Leto has aimed far too high with this one, and clearly forgotten the art of subtlety.
Jared Leto's adoration for the overdramatic presents itself almost immediately. After what sounds like a gentler version of Microsoft Mary blurting out the first word of the album's title (“Love”), a soft drum beat builds into brooding orchestration which progressively adopts more layers as Leto sing-speaks in drawn out sentences. A crowd roars in small, distant bursts, and that's about the time when track number two, Conquistador, gets introduced in all its cinematic glory. Just when you think the melodrama has been softened a touch with the cautiously subdued synth introduction and neatly broken-up first verse of City of Angels, the chorus kicks into gear and things get pretty cheesy once more. What started with a bang gets old pretty quickly; the second half of the album – while still full of the initial aspiration – is quite weak and easily forgettable.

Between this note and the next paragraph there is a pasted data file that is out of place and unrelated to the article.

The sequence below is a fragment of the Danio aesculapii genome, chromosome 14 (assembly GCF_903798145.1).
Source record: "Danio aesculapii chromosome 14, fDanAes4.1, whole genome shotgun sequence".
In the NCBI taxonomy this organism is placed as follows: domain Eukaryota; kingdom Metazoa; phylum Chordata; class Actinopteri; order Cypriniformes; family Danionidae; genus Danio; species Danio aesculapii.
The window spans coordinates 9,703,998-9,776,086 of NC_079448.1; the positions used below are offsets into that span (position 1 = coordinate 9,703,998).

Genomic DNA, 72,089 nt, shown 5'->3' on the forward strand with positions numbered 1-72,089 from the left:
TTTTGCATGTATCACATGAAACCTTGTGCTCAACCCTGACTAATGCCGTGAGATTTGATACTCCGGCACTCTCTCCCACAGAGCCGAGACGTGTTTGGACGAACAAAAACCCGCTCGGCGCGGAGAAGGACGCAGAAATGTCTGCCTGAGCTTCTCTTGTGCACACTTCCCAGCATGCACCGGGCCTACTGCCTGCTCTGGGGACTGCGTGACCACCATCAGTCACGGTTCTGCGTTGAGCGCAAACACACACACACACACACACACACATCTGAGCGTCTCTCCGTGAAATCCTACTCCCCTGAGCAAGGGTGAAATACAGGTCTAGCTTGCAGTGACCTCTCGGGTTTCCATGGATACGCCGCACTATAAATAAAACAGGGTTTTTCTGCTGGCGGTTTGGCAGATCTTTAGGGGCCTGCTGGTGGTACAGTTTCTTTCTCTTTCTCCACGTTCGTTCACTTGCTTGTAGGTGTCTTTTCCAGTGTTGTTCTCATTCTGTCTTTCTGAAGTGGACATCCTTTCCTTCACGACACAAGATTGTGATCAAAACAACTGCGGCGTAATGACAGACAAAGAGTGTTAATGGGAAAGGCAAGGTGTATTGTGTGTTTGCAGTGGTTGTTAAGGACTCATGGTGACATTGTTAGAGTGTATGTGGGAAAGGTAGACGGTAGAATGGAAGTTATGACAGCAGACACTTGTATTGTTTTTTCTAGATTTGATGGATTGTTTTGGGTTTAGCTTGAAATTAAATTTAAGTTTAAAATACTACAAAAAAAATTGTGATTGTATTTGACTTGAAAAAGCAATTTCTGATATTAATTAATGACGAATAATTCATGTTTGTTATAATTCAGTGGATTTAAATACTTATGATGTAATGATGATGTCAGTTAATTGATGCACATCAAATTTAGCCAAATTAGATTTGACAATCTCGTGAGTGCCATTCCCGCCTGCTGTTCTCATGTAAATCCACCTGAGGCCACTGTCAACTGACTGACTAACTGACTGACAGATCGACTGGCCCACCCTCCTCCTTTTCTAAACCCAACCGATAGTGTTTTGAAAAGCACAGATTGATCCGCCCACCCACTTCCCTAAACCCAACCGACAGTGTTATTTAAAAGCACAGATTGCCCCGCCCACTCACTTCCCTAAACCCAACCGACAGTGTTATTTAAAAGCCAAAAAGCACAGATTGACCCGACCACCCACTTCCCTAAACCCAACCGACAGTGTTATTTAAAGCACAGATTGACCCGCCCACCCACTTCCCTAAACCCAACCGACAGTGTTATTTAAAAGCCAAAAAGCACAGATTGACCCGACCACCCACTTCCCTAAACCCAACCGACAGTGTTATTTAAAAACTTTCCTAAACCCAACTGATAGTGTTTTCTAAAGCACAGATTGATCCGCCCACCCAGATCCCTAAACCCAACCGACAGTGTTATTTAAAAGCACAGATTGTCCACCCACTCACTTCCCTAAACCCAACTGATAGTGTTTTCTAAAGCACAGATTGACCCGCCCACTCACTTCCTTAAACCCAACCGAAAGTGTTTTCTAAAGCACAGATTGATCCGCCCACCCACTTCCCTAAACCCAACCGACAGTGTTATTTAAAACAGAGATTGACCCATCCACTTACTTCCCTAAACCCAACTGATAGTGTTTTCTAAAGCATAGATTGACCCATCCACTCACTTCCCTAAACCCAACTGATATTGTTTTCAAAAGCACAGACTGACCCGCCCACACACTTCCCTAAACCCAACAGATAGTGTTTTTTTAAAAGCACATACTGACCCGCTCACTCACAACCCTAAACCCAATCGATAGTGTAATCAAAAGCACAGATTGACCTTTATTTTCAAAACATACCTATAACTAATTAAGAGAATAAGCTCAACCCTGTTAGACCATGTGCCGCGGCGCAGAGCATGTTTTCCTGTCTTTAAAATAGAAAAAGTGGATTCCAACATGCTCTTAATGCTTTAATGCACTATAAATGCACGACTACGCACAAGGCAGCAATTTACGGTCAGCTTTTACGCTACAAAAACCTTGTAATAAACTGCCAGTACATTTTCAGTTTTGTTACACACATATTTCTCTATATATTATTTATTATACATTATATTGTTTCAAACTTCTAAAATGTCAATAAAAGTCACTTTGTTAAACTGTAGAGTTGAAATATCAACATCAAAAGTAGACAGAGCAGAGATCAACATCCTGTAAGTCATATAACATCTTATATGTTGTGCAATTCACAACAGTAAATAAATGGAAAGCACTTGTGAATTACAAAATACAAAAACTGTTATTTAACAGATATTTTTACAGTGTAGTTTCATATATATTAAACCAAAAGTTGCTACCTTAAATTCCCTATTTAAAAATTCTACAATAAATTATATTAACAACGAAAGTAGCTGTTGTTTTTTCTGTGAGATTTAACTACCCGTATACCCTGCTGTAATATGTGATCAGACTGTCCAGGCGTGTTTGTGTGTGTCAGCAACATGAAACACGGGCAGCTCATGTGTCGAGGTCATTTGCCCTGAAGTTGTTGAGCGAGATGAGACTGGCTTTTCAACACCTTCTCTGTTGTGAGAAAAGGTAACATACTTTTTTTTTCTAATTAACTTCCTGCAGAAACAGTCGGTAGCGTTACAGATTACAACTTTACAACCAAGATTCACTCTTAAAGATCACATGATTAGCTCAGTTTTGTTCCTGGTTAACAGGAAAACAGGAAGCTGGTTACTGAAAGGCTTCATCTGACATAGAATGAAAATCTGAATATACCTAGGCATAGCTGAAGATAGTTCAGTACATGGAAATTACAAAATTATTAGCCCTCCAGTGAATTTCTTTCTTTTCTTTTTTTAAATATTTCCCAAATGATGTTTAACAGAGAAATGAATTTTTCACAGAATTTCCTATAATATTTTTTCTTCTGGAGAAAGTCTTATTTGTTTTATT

Leto has aimed far too high with this one, and clearly forgotten the art of subtlety. This album is built on big ideas that never actually come into fruition – even with the schmick production sensationalising every aspect of the album.
This week's new sets include music from locals Gurrumul, Josh Pyke and West Thebarton Brothel Party plus new tunes from The Maccabees and Albert Hammond Jr.